Mobile Apps: How and Why to Target

April 28, 2016 — by Max Dowaliby    

I’m not sure the debate between mobile apps or mobile web advertising dominance will be settled anytime soon. Both platforms provide separate and valuable use cases for advertisers throughout different points of their conversion funnels. Both have significant volumes of users that cannot be ignored but at MediaMath, we see slightly more in-app bid requests than we do mobile web. The numbers do not yet show a major discrepancy one way or another.

The bottom line is that advertisers can no longer chose to ignore in-app opportunities. But how do advertisers successfully target users inside of mobile apps? This presents a fairly unique problem as users are not identified by a cookie inside of an app. Instead, users are identified by a device identifier, which to the dismay of advertisers, does not exist in mobile web. This creates a few unique problems. The first, is that it can be tricky to link users on the same device between their app activity and their mobile web activity. The second, and the problem we’ll discuss here, is how do you go about effectively targeting users in apps?

App ID Targeting

The most obvious form of targeting users in apps would be to target a specific set of apps, identified by the app/bundle ID. This works well, provided you know what apps you’d like to serve on. This is a very similar approach to how many advertisers today selectively define the websites they’d like to display ads on or conversely, which sites they would like to not display ads on. This concept of white/blacklisting app IDs is a widely applied tactic in targeting mobile app users.

The obvious benefit with app ID targeting is the granularity and control it provides marketers to make sure that they are only messaging users inside desired apps that are perhaps on brand, or represent similar intent or demographic profiles to users they want to reach. One of the downsides of this mechanism is that it can be difficult to curate a wide enough list of apps, gather the individual app IDs across multiple platforms (iOS, Android, etc.) to achieve the desired scale of a campaign. Leveraging a contextual targeting solution here for apps may help alleviate this issue.

All things considered, App ID targeting is an excellent way to target a group of apps, but it should not be considered the be-all and end-all of app targeting.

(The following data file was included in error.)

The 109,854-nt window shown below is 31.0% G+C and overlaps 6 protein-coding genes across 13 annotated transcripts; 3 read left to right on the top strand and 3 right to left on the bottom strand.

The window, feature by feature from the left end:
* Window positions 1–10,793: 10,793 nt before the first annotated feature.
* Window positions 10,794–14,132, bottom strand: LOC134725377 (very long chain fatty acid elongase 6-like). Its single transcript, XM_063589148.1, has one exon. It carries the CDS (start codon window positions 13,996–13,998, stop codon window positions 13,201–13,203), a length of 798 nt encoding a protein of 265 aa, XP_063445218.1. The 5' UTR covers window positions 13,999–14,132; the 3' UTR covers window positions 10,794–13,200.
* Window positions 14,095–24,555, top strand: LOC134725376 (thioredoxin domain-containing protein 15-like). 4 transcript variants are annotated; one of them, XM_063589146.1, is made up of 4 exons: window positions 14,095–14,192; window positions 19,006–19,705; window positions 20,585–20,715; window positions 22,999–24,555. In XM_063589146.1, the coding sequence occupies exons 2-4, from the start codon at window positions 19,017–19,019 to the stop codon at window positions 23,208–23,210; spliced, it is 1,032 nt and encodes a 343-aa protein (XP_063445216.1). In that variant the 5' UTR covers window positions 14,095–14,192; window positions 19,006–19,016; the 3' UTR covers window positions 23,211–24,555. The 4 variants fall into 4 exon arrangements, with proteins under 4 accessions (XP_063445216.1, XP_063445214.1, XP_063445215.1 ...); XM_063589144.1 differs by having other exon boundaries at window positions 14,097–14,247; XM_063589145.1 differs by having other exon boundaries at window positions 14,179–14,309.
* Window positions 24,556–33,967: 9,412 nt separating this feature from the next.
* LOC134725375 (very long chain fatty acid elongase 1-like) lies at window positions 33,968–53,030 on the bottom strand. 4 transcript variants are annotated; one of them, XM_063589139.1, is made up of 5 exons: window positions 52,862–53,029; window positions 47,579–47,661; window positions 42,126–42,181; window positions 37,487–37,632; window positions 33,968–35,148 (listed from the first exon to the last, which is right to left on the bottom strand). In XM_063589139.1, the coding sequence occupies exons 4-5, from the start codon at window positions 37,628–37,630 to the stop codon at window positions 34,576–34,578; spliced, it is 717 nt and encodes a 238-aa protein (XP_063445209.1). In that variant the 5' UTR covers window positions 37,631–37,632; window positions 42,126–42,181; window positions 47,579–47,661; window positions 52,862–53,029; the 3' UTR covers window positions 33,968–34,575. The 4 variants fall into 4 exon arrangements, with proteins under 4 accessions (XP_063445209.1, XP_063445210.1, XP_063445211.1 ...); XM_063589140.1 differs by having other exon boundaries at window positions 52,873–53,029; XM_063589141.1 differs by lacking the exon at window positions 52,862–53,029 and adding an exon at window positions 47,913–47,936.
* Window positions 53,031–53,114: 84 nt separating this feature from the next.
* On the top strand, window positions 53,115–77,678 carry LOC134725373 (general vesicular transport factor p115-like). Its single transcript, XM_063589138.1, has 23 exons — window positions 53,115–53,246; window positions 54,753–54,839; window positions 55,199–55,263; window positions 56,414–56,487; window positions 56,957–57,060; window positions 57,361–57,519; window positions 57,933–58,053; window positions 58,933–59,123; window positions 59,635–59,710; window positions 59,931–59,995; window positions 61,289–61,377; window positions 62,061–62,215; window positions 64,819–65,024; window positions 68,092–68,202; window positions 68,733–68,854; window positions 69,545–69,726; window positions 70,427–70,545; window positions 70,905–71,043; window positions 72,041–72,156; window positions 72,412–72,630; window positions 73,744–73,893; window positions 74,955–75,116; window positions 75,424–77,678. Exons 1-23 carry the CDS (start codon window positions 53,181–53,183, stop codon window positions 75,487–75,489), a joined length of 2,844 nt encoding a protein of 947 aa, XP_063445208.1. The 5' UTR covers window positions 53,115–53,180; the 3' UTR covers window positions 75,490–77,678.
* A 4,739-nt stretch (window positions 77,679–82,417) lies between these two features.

Contextual App Targeting

Contextual targeting has proved to be an incredibly effective mechanism for display based advertising as it provides marketers with the ability to target certain categories or classifications of content. In theory, this allowed all sites to be considered eligible to have an ad served, provided they meet the content or classification criteria originally defined. MediaMath is excited to expand its contextual targeting offering to mobile apps. This allows marketers to target apps by any of the following:

  • Content Advisory Rating
  • App Category
  • Popularity
  • Price
  • Top Ranked Apps
  • User Rating

For marketers who understand the types of apps their intended audience uses, this provides a much simpler and perhaps “turn key” approach to targeting apps (and the users who engage with them).

Obviously, the downside here is the lack of granularity you have over specific apps. However, by combining contextual app targeting with a blacklist of app IDs, marketers begin to have fine grained control of app targeting, while leveraging an entire category or classification of mobile apps. Both app ID targeting and contextual app targeting provide marketers — who want to target all users who engage with certain apps — powerful tools to reach users. But what about reaching mobile in-app users based on profiles, personas or demographic data?

Mobile App Audiences

How much can you tell about an individual by the apps installed on their phone? Turns out — a lot. MediaMath has partnered with PushSpring to provide targetable segments of users based on the apps installed on a device. For example, say if you are targeting a fitness enthusiast, this can result in targeting a user who has workout apps, gym apps and calorie tracking apps installed on their device. As a result, marketers have a more holistic understanding of users and who they want to target.

If a marketer wants to target frequent travelers, they could target the entire category of travel apps, however that does not infer anything about the user except they may be currently traveling and consequently engaging with a specific travel app. However, if a user has several travel apps installed on their phone, regardless of what app they may be currently using (travel or not), PushSpring targets the device identifier and not the app itself, so a user can be served an ad in any app they engage with.

PushSpring provides targeting by the following:

  • Apps Owned by Genre
  • Demographic
  • Intent
  • Interest and Activity
  • Life Stage

PushSpring can also create custom segments based on apps, installed to allow marketers even more powerful and custom segments to identify and reach users who may fit a conquesting model, or a non standard user profile/persona.

This type of audience targeting provides another mechanism leveraging app targeting. While the PushSpring offering is technically an audience (i.e. a pool of device IDs) the audiences are created using information about apps installed on a single device, which provide strong intent and often demographic signals.

Putting It All Together

There is no sure fire, one size fits all mechanism for app targeting. But there are certainly several different tactics to leverage apps to reach consumers. Marketers can layer several of these tactics on top of each other to provide an incredibly custom and powerful solution, or run with any single one of these tactics on their own.